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Florida State Parks

USA Parks
Central West Region
Myakka River State Park
Myakka River State Park Duel Flight © Barbara Bowen
As we arrived in the early morning to begin our hike, we spotted over 30 Sandhill Crane at the edge of Myakka Lake.
13208 S.R. 72
Sarasota, Florida   34241

Phone: 941-361-6511
Reservations: 941-361-6511
One of the oldest and largest state parks, Myakka protects one of the state?s most diverse natural areas. The Myakka River, designated as a Florida Wild and Scenic River, flows through 58 square miles of wetlands, prairies, hammocks, and pinelands. Visitors can enjoy wildlife viewing from a boardwalk that stretches out over the Upper Myakka Lake, then take to the treetops with a stroll along the canopy walkway. The park?s river and two lakes provide ample opportunities for boating, freshwater fishing, canoeing, and kayaking; a boat ramp provides access to Upper Myakka Lake. Hikers can explore trails that cross large expanses of rare Florida dry prairie. Scenic lake tours are offered daily on the world?s two largest airboats. Safari tram tours of the park?s backcountry are offered from mid-December through May. Full-facility campgrounds and primitive campsites are available. Five palm log cabins, built in the 1930s by the Civilian Conservation Corps, have been modernized for comfortable lodging. Located nine miles east of Sarasota on State Road 72.
Nature of the Area
Deer, raccoons, opossums, red-shouldered hawks, turkeys, barred owls, and vultures are commonly seen along the park drive. The river, lakes and wetlands attract huge alligators, ducks, wading birds, woodstorks, sandhill cranes, roseate spoonbills, eagles, ospreys, and shorebirds. Hiking trails lead to the prairies and pinelands that harbor caracaras, Bachman?s sparrows, bobcats, bobwhite quail, and meadowlarks.
History of the Area
The Seminoles called the river, 'Myakka,' translation unknown. From the 1850's to the early 1900's cattle grazed freely on the dry prairie. This vast land of grasses and low shrubs was dotted with thousands of wetlands.

In the early 1900's, most of what is now state park was a cattle ranch. The first parcel of land for the park was purchased from the Palmer family who owned the ranch. Today, visitors can walk the road where the ranch foreman's house once stood.

Between 1934 and 1941, the Civilian Conservation Corps, with help from the National Park Service and Florida Park Service, constructed facilities and developed the park. Myakka River State Park was opened in 1942. Many of the original buildings are still in use today.

Historically, lightning ignited fires across the prairie and wetlands. Plants and animals depended on this natural burning for their survival. Then people suppressed fire. Much of the prairie grew into shrub or treed areas.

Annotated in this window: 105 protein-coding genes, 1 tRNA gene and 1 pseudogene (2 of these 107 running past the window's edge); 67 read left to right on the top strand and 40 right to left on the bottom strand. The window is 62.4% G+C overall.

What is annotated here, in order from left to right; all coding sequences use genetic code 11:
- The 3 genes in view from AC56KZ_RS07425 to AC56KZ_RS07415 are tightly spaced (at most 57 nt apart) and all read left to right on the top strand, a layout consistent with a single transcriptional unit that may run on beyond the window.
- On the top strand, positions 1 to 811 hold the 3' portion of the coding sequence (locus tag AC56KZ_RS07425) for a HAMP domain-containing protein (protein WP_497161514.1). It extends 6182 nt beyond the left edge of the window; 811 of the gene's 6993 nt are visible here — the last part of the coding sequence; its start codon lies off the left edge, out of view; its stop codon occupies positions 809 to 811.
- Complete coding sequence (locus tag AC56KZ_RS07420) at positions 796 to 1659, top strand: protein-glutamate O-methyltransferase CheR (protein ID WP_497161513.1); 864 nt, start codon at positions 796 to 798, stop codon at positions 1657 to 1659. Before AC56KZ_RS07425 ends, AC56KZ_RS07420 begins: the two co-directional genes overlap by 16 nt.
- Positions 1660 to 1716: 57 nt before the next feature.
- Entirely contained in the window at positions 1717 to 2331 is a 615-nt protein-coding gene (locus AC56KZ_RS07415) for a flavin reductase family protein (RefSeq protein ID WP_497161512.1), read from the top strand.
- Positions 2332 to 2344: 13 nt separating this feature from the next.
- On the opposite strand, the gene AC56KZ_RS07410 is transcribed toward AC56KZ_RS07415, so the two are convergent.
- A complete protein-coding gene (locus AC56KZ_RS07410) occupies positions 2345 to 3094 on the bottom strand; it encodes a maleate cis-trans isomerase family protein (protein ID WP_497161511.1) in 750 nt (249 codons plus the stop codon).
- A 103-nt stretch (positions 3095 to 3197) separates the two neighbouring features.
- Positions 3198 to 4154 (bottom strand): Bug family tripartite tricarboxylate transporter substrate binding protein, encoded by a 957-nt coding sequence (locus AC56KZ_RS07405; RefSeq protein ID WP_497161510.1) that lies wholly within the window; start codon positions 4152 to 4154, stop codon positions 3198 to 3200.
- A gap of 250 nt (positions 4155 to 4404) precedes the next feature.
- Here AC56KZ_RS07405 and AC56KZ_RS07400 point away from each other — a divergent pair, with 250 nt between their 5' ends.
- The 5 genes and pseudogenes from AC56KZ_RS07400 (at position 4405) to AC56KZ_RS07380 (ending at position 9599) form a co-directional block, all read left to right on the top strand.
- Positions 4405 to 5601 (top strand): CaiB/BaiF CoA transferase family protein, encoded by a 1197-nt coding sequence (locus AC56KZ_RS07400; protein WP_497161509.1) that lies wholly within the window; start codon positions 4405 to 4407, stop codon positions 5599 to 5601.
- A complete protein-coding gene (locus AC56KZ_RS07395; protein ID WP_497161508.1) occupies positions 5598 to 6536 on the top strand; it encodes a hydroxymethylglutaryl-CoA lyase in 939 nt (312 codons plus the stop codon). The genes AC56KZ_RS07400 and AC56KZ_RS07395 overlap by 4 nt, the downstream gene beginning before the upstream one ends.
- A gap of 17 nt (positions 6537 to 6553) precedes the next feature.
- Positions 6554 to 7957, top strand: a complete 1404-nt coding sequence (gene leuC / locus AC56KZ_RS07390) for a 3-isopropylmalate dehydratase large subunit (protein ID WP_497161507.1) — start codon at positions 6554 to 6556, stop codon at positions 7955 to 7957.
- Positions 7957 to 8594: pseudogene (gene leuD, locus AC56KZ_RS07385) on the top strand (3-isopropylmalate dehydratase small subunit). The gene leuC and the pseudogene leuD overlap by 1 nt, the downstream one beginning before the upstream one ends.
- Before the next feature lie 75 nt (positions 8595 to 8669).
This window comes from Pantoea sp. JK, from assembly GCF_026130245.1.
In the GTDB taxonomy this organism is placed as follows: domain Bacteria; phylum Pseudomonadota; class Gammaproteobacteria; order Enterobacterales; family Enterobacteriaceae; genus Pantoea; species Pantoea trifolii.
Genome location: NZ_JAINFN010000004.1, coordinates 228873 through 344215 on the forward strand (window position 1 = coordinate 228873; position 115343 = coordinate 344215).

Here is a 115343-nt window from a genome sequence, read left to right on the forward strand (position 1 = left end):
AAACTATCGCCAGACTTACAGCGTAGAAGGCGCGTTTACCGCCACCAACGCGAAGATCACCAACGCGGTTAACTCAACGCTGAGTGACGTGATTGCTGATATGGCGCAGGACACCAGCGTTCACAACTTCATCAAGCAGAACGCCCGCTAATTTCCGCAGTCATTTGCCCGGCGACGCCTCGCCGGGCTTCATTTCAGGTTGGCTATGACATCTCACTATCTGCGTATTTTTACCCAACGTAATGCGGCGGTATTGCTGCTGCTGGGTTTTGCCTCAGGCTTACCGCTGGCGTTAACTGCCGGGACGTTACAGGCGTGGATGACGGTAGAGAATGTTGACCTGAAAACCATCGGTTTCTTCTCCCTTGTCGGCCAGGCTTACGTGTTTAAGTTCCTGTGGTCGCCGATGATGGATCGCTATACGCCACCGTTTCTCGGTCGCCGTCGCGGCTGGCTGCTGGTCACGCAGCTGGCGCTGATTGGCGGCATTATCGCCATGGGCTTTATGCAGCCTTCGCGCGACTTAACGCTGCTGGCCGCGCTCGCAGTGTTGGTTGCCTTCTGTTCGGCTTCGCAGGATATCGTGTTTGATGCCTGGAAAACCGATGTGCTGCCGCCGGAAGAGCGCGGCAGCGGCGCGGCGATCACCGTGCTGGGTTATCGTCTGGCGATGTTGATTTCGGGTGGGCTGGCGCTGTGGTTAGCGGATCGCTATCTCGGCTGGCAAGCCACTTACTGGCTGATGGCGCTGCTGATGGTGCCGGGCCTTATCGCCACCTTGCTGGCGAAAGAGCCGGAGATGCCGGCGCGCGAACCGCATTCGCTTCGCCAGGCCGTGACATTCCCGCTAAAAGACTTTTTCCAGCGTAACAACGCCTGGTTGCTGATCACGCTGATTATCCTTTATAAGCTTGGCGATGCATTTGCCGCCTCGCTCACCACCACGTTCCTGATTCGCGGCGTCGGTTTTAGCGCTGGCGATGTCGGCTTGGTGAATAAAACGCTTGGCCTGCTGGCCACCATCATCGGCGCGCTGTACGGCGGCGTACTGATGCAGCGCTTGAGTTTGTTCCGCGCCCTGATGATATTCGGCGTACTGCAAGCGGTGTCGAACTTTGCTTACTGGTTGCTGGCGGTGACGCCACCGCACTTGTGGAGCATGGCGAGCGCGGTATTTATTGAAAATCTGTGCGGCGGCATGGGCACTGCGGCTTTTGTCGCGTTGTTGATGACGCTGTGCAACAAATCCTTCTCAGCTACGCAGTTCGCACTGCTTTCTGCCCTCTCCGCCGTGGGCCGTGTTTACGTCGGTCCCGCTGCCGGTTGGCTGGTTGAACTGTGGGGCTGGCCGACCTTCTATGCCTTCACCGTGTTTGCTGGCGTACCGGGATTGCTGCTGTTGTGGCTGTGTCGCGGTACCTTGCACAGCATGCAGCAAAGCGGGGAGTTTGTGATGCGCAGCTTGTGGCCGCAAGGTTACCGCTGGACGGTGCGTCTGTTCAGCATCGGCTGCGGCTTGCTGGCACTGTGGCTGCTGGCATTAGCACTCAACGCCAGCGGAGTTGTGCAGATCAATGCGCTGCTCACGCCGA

Many endangered plants and animals such as the Florida grasshopper sparrow need the prairie to survive. People also benefit from the stores of fresh water that the prairie provides.

Myakka River State Park is dedicated to restoring the prairie. Methods include prescribed burns and mechanical treatment. The prairie is emerging once again.
 Hiking Trailyes
 Swimming Beachyes
 Bike Trailsyes
BoatingLaunch Rampsyes
 Water/Electric Sitesyes
 Full Hookup Sitesyes
There are 5 historic log cabins that accommodate up to 6 people.
76 campsites. All have water and electirc. Most sites have 30 amp service. Tent campers can pick up an adapter for a fee from the ranger station. A wastewater dump station is located near Old Prairie campground. All campsites are located within 40 yards of restroom facilities with hot showers. All sites are dirt base; few sites have vegetation buffers. More on Camping For more information on camping in our park simply click on the Reserve America link. Clicking on the park map or selecting one of the camping area links just below the park map will allow you to see a map of the individual campsite locations. Select any campsite icon to see a detailed description of the individual campsite and what it has to offer.

Primitive Camping

Six primitive campsites are located along 37 miles of trails.


RV's up to 35' are allowed in the park. A dump station is available.

Youth Camping

Three group camping areas accommodate up to 20 people each. Preference for reservations is given to groups with more than 50% of campers under 18 years of age.
Visitors Center
Includes displays of wildlife and their habitats, frog calls; also features the Myakka Movies.
Park Store
Myakka Outpost sells camping and fishing supplies, t-shirts and hats, field guides and nature books, souvenirs, and good things to eat such as gator stew, gator jerky, gator sandwiches, ice cream and snacks. They also rent bicycles, canoes and kayaks.